Although, the federal mandate has been blocked, certain local mandates remain in effect. If your business operates in an area without local mandates, you may still require your employees to get vaccinated if you choose to. Generally, private employers that subject employees to at-will employment have broad discretion to dismiss workers for not adhering to workplace policies. Therefore, a private employer could reserve the right to terminate at-will employment if an employee refused to receive the COVID-19 vaccine before returning to work.
Also, the federal government has weighed in with several statements that make it clear that employers are free to mandate vaccinations within their companies without violating any federal laws:
On May 28, 2021, the U.S. Equal Employment Opportunity Commission (EEOC) issued its own guidance stating mandating the COVID-19 vaccine for employees does not violate anti-discrimination laws.
However, it’s important to note that the EEOC does remind employers to consider sincerely held religious objections or disabilities that may prevent employees from receiving the vaccine. Those employees should be provided with reasonable accommodations (like remote work, a physical workspace that allows distance, and/or a medical leave of absence) and may be subject to regular testing. (We get into greater detail on how to handle vaccine objections below.)
On July 26, 2021, the DOJ released guidance explicitly stating that “federal law does not prohibit public or private entities from imposing vaccination requirements for vaccines that are subject to emergency use authorizations from the U.S. Food and Drug Administration.” (Just a little background to clarify here: the FDA has approved the COVID-19 vaccine under an Emergency Use Authorization, but as of August 24, 2021, only the Pfizer vaccine has been fully approved for people 16 years of age and older by the FDA—but the other vaccine brands have not yet been approved. However, that no longer matters, because according to this guidance by the DOJ, full FDA approval is not required for a vaccine mandate within public and private organizations.)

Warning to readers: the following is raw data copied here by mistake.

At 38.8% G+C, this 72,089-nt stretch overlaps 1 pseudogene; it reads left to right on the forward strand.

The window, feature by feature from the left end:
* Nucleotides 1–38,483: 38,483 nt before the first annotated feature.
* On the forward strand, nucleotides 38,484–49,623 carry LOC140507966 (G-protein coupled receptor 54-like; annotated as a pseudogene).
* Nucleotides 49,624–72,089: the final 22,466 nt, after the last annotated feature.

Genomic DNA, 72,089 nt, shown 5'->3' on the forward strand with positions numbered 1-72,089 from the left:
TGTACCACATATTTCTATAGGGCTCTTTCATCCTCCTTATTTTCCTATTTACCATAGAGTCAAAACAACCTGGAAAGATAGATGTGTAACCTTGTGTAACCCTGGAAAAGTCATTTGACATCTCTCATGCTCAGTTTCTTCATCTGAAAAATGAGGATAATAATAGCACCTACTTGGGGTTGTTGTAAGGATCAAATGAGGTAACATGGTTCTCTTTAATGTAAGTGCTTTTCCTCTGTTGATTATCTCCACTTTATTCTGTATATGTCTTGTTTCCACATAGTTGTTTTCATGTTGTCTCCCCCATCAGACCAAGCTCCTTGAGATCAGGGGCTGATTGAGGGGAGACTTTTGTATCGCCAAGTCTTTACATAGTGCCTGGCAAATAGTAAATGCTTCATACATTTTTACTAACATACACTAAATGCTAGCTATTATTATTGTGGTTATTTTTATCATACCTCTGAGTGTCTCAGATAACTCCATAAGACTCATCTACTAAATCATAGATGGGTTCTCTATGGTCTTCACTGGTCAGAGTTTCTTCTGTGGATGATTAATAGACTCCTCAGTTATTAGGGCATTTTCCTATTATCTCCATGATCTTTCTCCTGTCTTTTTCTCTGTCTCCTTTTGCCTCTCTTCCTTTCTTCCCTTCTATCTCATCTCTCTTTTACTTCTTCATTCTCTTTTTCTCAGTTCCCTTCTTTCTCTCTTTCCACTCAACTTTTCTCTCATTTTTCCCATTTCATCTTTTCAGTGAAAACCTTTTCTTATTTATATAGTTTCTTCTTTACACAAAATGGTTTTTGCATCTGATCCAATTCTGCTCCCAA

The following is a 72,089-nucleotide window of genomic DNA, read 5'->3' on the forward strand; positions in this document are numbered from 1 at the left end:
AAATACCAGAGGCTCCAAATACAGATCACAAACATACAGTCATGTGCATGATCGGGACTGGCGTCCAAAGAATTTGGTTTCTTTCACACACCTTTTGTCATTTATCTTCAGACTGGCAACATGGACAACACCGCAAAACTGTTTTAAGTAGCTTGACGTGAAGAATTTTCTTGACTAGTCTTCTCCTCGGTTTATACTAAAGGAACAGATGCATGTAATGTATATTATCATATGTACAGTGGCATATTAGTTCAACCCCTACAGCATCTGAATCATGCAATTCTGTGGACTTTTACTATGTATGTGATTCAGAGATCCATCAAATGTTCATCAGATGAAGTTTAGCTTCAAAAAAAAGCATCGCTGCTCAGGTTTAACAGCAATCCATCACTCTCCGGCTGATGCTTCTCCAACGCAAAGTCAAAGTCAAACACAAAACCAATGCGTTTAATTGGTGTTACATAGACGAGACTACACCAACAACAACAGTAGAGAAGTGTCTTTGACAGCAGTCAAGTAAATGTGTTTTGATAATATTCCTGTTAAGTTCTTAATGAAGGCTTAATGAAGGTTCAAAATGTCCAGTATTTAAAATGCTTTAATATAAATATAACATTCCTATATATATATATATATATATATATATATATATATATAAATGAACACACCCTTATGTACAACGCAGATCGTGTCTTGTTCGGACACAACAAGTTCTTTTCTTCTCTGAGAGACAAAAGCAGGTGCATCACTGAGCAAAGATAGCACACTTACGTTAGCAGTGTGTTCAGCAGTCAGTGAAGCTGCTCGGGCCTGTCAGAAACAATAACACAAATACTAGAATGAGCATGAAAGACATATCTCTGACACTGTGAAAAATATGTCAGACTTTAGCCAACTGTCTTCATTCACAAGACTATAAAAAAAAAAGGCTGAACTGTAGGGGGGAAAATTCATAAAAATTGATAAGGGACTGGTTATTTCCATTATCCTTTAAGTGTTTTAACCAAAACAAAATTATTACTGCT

Now that you’re up-to-date on at-will employment and federal guidelines, what else do you need to consider?
There are several other considerations, both legal and practical to think about; these include:
- The impact of state or local laws on vaccine programs: Some states are considering legislation that would prohibit employers from requiring vaccines as a condition of employment.
- Wage and hour requirements: For example, if you mandate vaccination, are you required to pay non-exempt employees for getting vaccinated? Fortunately, employers who offer paid time off to employees to receive the vaccine (or to recover from adverse effects of the vaccine) will receive the vaccine tax credit.